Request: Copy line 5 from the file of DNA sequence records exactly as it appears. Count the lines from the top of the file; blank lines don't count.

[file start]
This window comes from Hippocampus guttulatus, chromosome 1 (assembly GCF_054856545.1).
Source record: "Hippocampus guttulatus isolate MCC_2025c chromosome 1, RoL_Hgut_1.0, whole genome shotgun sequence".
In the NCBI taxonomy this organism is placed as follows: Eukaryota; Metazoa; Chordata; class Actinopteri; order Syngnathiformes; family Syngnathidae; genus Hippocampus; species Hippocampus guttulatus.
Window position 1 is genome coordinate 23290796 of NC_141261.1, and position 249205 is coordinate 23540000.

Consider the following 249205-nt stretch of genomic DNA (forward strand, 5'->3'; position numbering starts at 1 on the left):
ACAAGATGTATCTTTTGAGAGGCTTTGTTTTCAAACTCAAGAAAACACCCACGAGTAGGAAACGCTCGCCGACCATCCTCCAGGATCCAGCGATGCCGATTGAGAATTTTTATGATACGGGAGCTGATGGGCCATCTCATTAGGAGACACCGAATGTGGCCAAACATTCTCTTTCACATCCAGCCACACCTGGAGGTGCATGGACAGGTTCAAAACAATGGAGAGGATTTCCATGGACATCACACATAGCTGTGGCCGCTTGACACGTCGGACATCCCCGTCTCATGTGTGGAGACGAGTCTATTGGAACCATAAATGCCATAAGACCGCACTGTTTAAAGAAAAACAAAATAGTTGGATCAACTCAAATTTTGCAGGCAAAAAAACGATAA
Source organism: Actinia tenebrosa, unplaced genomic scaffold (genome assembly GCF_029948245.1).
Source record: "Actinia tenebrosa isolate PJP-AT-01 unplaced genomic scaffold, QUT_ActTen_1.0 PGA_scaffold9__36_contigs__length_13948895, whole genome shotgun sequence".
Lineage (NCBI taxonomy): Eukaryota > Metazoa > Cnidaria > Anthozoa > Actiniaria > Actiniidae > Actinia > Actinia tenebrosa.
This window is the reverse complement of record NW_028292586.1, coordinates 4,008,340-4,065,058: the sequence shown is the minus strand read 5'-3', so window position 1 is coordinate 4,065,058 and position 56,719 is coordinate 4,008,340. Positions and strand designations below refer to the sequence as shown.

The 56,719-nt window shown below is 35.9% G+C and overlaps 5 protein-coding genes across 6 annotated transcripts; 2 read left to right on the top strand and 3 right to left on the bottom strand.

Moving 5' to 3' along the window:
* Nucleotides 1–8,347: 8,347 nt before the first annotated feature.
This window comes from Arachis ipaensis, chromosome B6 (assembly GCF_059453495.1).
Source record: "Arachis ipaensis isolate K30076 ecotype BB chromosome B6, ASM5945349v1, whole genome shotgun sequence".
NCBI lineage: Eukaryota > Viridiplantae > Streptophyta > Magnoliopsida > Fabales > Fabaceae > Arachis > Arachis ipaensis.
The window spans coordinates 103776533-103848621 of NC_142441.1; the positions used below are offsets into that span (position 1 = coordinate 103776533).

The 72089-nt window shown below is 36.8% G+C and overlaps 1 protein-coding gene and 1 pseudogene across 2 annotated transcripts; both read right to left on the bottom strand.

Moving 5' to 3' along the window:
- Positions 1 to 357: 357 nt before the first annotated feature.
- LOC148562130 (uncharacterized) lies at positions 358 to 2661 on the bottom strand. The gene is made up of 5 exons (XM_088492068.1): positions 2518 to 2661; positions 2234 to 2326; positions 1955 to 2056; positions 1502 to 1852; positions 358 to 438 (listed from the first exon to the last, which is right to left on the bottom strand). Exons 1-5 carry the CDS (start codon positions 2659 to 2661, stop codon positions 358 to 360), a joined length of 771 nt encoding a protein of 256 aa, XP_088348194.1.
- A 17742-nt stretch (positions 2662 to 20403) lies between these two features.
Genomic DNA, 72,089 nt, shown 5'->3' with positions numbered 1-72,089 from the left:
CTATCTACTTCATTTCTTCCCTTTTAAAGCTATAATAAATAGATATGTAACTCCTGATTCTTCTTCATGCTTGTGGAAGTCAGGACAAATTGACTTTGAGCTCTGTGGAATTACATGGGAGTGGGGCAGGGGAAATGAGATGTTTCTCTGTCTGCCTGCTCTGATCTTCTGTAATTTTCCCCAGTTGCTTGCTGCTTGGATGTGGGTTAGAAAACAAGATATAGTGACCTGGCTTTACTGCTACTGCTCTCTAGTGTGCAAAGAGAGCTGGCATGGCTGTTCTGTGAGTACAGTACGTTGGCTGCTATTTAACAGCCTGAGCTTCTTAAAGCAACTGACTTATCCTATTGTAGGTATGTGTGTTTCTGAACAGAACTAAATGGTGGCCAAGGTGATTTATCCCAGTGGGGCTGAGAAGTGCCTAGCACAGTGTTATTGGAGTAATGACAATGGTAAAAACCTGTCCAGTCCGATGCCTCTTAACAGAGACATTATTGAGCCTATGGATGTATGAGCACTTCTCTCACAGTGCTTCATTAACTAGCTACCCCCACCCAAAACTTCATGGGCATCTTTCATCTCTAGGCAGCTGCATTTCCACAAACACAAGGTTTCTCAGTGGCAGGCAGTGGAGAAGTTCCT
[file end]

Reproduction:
Consider the following 249205-nt stretch of genomic DNA (forward strand, 5'->3'; position numbering starts at 1 on the left):